Spicing things up in Banda
We find ourselves, almost by accident at Banda Islands. A group of 10 Islands in the Banda Sea. By accident I mean that we had not intended to sail here (not we crashed into them), however (as is often the case) a hearty recommendation that these islands were awesome from other cruisers, caused us to change our plans and head on over.
An easy anchorage at the foot of a spectacular (albeit dormant) volcano in the bay that is trisected by the 3 main islands of Neira, Banda Besar and Gunung Api (the volcano). The volcano last erupted in 1988, destroying 200 houses and killing 12 people. It also blanketed the nutmeg crops on the neighbouring island, however the soil was greatly improved by the volcanic ash and the following years crop more than made up for the bad harvest.
These Islands are best known as the original home of Nutmeg, although the locals also grow a wide variety of nuts and spices including cloves, cinnamon, vanilla beans, almonds and cashews. The locals happily traded their nutmeg for many years with a wide variety of Arab, Chinese and Javanese traders. However, once the Europeans arrived things went horribly wrong for them. The Dutch in particular who arrived around 1599! The (heavily armed and aggressive) Dutch wanted exclusivity over all the nutmeg and convinced the local elders (orang kaya) to sign an agreement to only trade with them. Upon the Dutch’s return years later, they discovered that the Bandanese had been happily trading with the English and others.
Due to their inability to secure a monopoly on the Nutmeg trade, Jan Pieterszoon Coen, the new governor general of the VOC (Dutch East India Company), ordered the virtual genocide of the Bandanese in 1621. Just a few hundred survivors escaped to the neighbouring Kei Islands. Perhaps I wont mention my Dutch ancestry!
There are many remnants of the Dutch occupancy and we spent a fascinating day exploring two beautiful forts. One restored and one that is home to a few cows and a lot of grass (Benteng Nassau – Fort Nassau). Benteng Belgica – Fort Belgica is built high atop a hill and is a pentagon shaped fort. Built originally in 1611 by the Dutch it has gone through a few transformations and restorations, but was completely restored in 1991.
We found the gates were locked when we arrived, but a Google Translate chat with a chap leaning on a motor bike produced a key (he rode off to get it) and we were in. It is sadly lacking in signage and information, and Occupational Health and Safety would have a field day with the multiple opportunities for serious injury and death, but it was a gorgeous fort.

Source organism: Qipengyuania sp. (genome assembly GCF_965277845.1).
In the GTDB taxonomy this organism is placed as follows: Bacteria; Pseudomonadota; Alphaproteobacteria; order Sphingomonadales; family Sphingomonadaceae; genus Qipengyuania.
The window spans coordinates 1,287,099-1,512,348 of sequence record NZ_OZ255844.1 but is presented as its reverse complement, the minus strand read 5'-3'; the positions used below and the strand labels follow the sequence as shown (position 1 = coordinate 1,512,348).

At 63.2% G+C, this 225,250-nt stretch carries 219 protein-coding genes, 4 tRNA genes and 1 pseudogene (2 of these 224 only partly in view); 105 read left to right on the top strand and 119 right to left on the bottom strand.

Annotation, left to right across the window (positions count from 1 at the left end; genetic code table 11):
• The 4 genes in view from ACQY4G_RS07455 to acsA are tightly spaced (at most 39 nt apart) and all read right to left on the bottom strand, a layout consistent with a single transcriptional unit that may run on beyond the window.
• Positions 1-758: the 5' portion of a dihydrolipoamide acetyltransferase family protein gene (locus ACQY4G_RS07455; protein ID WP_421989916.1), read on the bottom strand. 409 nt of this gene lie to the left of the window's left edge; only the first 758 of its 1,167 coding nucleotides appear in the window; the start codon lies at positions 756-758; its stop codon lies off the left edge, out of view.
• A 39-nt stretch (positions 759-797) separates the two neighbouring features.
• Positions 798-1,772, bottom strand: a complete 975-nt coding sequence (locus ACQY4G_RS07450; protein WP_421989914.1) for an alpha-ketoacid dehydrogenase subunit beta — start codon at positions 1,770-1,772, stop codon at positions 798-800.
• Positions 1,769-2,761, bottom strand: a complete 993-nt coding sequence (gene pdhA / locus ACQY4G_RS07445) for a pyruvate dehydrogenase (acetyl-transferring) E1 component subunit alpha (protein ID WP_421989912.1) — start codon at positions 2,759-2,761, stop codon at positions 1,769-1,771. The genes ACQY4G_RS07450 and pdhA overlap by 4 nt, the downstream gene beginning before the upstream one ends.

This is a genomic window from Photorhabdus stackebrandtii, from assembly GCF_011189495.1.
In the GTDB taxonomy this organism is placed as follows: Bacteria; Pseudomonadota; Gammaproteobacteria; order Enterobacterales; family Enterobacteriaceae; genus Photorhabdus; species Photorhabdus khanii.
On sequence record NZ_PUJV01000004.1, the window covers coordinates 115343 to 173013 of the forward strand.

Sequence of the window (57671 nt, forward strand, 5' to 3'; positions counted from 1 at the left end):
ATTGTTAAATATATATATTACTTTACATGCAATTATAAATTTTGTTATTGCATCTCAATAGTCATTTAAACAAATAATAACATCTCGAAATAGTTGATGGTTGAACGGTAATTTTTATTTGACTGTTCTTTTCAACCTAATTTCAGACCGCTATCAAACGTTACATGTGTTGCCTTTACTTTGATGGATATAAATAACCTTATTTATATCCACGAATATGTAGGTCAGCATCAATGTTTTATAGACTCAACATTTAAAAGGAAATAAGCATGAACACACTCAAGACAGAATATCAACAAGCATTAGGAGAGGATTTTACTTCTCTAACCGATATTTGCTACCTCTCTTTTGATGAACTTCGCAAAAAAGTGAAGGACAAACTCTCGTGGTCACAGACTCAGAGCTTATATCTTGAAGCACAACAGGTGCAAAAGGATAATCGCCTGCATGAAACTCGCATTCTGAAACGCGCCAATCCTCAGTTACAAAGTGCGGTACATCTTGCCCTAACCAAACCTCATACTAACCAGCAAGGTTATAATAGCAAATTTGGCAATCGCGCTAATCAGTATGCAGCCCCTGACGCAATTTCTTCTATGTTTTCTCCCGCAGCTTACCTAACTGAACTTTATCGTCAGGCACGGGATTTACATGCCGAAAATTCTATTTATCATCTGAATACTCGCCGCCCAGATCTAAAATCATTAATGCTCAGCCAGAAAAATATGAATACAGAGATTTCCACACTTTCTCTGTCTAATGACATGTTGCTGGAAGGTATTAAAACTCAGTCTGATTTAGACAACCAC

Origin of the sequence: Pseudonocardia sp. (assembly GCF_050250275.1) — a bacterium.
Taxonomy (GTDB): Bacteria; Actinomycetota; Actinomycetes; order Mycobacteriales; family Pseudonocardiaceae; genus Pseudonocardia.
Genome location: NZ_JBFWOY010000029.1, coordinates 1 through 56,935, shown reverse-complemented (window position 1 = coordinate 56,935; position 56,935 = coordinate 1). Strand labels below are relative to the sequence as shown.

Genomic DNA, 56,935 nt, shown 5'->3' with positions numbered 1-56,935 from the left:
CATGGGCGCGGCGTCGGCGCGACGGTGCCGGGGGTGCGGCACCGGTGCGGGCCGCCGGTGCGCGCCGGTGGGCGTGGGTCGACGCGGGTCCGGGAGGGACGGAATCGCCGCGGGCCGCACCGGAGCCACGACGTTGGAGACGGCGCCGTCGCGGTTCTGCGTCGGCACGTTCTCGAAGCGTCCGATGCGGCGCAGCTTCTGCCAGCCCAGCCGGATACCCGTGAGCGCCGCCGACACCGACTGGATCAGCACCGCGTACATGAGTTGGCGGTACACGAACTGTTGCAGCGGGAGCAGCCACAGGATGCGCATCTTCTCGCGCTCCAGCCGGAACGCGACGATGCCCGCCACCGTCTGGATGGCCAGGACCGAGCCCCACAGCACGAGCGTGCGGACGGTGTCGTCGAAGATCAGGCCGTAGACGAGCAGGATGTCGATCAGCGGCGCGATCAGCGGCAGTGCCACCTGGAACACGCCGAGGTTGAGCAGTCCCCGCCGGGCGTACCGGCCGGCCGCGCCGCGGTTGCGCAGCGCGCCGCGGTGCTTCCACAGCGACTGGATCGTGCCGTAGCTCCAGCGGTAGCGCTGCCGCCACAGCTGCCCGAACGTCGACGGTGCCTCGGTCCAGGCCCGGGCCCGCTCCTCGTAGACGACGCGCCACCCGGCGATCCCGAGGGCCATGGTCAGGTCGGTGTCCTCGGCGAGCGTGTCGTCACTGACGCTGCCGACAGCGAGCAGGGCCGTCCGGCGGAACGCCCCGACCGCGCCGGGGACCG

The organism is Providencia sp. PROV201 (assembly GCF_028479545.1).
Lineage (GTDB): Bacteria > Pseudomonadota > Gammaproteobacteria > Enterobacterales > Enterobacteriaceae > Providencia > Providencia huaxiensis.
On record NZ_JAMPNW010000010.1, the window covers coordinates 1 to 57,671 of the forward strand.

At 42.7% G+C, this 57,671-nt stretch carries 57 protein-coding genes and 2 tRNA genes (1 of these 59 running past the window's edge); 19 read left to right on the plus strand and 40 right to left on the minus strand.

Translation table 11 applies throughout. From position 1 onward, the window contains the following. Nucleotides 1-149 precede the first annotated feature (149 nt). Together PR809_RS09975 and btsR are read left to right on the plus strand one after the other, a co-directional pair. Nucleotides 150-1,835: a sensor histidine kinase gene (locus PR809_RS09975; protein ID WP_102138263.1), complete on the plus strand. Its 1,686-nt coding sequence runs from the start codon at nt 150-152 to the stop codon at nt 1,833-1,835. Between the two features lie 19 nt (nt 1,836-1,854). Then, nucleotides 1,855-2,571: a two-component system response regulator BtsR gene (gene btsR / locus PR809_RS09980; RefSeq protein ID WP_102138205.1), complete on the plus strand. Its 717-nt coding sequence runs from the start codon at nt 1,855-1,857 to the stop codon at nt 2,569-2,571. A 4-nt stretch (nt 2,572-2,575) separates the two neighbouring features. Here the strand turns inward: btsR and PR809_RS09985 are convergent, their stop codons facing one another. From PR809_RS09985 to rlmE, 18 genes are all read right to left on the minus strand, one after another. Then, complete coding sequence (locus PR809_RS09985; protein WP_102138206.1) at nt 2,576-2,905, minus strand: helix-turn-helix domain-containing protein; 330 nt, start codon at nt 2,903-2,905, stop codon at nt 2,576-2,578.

We organized a Spice Tour for the following day, and a local boat and guide took us over to Banda Besar the largest of the 3 main islands. The tour through the local Dutch built village started with a climb of 220 brightly coloured stairs and into a beautifully maintained forest. The canopy under which the Nutmeg tree grows is made up of 300-year-old Almond (Kenari) trees. The Almond trees shade the nutmeg trees and protect them from the harsh sunlight.
A local land owner shows us the nutmeg picker and technique and I give it a go. We then learn and practice opening the fruit. The Bandanese use the fruit and skin to make jam, they then peel the red alien like covering of the nutmeg (this is mace) and then you have the beautiful shinny nut. Both the nut and the mace are dried out on mats in front of all the local houses.
The tour continues – showing us clove trees, vanilla plantations, cocoa plants, tamarind trees, cashew trees and cinnamon trees. I am amazed that the leaves of both clove and cinnamon trees smell so strongly of those herbs. A street vendor sells us the freshest nutmeg I’m ever going to buy, along with cloves, cinnamon and almonds.
Later that afternoon we hook up with a local woman and partake in a Bandanese cooking class.
She wants to show us 3 traditional Bandanese dishes, sadly for me they all include almonds (I am allergic to almonds), so Jamie gets to do all the tasting. She explains and makes tuna ball soup, eggplant with almond sauce and a tuna salad with almonds. All 3 are delicious according to Jamie and we take the recipes away with us, with the recommendation that they can be made with cashews as well.
The recipe for Tuna Ball Soup is here https://www.lukimyu.com.au/banda-tuna-ball-soup
For more Banda – see Adventure 74